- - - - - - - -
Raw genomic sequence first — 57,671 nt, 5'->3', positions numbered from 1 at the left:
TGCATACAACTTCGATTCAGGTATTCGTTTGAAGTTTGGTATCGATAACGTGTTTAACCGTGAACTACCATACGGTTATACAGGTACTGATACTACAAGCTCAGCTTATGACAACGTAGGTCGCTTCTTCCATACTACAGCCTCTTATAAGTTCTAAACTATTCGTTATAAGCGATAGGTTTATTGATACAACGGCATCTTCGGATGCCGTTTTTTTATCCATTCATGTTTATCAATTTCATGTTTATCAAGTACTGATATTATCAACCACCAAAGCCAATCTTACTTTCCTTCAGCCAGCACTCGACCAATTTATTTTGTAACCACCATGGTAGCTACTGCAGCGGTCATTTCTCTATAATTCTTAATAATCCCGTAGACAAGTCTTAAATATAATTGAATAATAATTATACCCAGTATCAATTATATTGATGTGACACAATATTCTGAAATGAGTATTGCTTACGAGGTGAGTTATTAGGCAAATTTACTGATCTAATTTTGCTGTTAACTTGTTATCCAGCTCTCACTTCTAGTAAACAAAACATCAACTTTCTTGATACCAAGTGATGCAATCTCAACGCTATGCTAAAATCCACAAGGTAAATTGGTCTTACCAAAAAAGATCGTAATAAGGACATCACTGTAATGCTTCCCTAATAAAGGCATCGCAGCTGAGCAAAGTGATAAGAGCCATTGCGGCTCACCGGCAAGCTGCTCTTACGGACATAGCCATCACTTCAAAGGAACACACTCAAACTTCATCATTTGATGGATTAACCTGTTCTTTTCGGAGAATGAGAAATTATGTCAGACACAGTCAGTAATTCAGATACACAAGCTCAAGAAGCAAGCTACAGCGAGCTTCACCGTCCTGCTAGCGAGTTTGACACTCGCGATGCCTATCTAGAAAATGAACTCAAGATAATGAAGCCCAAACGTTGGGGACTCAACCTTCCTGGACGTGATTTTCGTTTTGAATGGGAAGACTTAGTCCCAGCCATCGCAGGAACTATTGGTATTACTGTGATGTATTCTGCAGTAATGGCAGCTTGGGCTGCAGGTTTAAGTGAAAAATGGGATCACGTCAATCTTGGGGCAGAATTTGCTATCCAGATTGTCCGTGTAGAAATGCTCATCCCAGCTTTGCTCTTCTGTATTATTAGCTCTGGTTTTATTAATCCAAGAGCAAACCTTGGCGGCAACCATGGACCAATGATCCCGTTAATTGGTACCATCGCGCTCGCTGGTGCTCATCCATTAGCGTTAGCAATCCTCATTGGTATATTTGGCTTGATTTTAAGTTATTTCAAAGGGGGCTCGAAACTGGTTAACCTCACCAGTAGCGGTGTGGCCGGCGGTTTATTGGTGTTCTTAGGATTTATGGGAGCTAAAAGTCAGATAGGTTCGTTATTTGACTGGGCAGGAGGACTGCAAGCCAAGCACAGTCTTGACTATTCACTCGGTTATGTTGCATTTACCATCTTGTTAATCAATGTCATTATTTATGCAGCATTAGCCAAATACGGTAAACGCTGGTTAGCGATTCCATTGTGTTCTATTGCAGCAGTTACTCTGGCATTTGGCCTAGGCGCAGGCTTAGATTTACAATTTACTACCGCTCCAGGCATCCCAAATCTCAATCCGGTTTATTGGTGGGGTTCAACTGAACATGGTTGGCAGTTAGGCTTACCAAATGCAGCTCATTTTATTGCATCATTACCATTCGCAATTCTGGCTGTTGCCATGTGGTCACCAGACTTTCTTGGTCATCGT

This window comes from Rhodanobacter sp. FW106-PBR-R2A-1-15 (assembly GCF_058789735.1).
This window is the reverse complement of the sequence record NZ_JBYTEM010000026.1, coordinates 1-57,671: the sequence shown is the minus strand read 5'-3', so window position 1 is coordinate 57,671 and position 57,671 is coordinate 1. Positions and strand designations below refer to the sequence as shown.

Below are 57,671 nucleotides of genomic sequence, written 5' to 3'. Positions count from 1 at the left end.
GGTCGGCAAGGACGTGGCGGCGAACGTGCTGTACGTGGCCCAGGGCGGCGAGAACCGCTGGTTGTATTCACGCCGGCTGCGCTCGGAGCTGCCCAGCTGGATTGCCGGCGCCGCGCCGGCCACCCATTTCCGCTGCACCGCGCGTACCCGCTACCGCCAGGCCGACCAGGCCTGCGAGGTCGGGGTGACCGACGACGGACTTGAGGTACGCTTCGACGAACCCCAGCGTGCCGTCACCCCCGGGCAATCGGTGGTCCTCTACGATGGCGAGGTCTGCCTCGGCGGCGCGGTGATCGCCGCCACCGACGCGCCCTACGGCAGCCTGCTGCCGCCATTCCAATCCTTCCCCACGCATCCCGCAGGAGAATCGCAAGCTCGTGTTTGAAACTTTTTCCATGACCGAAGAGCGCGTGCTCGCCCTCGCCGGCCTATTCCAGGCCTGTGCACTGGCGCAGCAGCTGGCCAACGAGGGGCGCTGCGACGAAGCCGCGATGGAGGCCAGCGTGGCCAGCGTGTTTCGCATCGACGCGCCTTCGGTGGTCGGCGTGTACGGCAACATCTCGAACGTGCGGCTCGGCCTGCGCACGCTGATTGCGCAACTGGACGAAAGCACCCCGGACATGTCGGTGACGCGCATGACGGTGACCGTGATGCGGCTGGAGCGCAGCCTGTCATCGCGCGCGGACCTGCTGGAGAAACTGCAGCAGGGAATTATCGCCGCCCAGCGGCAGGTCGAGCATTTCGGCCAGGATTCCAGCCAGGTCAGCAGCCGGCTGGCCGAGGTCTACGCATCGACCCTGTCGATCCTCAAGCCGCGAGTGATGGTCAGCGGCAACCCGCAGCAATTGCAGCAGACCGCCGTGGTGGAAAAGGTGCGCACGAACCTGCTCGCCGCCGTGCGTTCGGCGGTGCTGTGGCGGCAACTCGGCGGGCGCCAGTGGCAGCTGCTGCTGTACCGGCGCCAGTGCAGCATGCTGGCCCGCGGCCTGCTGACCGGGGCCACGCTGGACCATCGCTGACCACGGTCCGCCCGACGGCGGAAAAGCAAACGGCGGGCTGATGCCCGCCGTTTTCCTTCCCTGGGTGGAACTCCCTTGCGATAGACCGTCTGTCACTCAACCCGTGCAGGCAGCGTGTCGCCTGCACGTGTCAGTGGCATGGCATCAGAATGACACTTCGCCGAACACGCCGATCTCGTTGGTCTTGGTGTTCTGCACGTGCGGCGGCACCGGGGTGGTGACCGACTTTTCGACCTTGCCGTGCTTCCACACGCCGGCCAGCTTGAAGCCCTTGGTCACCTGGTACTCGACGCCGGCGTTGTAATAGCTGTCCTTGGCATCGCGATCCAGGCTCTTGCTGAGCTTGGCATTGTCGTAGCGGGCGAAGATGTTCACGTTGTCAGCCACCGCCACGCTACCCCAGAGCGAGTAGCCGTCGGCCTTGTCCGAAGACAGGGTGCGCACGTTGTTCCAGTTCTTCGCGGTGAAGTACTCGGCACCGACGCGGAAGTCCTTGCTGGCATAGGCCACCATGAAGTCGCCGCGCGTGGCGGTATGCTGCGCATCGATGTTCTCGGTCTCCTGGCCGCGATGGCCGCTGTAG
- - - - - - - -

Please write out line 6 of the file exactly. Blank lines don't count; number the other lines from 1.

GGTCGGCAAGGACGTGGCGGCGAACGTGCTGTACGTGGCCCAGGGCGGCGAGAACCGCTGGTTGTATTCACGCCGGCTGCGCTCGGAGCTGCCCAGCTGGATTGCCGGCGCCGCGCCGGCCACCCATTTCCGCTGCACCGCGCGTACCCGCTACCGCCAGGCCGACCAGGCCTGCGAGGTCGGGGTGACCGACGACGGACTTGAGGTACGCTTCGACGAACCCCAGCGTGCCGTCACCCCCGGGCAATCGGTGGTCCTCTACGATGGCGAGGTCTGCCTCGGCGGCGCGGTGATCGCCGCCACCGACGCGCCCTACGGCAGCCTGCTGCCGCCATTCCAATCCTTCCCCACGCATCCCGCAGGAGAATCGCAAGCTCGTGTTTGAAACTTTTTCCATGACCGAAGAGCGCGTGCTCGCCCTCGCCGGCCTATTCCAGGCCTGTGCACTGGCGCAGCAGCTGGCCAACGAGGGGCGCTGCGACGAAGCCGCGATGGAGGCCAGCGTGGCCAGCGTGTTTCGCATCGACGCGCCTTCGGTGGTCGGCGTGTACGGCAACATCTCGAACGTGCGGCTCGGCCTGCGCACGCTGATTGCGCAACTGGACGAAAGCACCCCGGACATGTCGGTGACGCGCATGACGGTGACCGTGATGCGGCTGGAGCGCAGCCTGTCATCGCGCGCGGACCTGCTGGAGAAACTGCAGCAGGGAATTATCGCCGCCCAGCGGCAGGTCGAGCATTTCGGCCAGGATTCCAGCCAGGTCAGCAGCCGGCTGGCCGAGGTCTACGCATCGACCCTGTCGATCCTCAAGCCGCGAGTGATGGTCAGCGGCAACCCGCAGCAATTGCAGCAGACCGCCGTGGTGGAAAAGGTGCGCACGAACCTGCTCGCCGCCGTGCGTTCGGCGGTGCTGTGGCGGCAACTCGGCGGGCGCCAGTGGCAGCTGCTGCTGTACCGGCGCCAGTGCAGCATGCTGGCCCGCGGCCTGCTGACCGGGGCCACGCTGGACCATCGCTGACCACGGTCCGCCCGACGGCGGAAAAGCAAACGGCGGGCTGATGCCCGCCGTTTTCCTTCCCTGGGTGGAACTCCCTTGCGATAGACCGTCTGTCACTCAACCCGTGCAGGCAGCGTGTCGCCTGCACGTGTCAGTGGCATGGCATCAGAATGACACTTCGCCGAACACGCCGATCTCGTTGGTCTTGGTGTTCTGCACGTGCGGCGGCACCGGGGTGGTGACCGACTTTTCGACCTTGCCGTGCTTCCACACGCCGGCCAGCTTGAAGCCCTTGGTCACCTGGTACTCGACGCCGGCGTTGTAATAGCTGTCCTTGGCATCGCGATCCAGGCTCTTGCTGAGCTTGGCATTGTCGTAGCGGGCGAAGATGTTCACGTTGTCAGCCACCGCCACGCTACCCCAGAGCGAGTAGCCGTCGGCCTTGTCCGAAGACAGGGTGCGCACGTTGTTCCAGTTCTTCGCGGTGAAGTACTCGGCACCGACGCGGAAGTCCTTGCTGGCATAGGCCACCATGAAGTCGCCGCGCGTGGCGGTATGCTGCGCATCGATGTTCTCGGTCTCCTGGCCGCGATGGCCGCTGTAG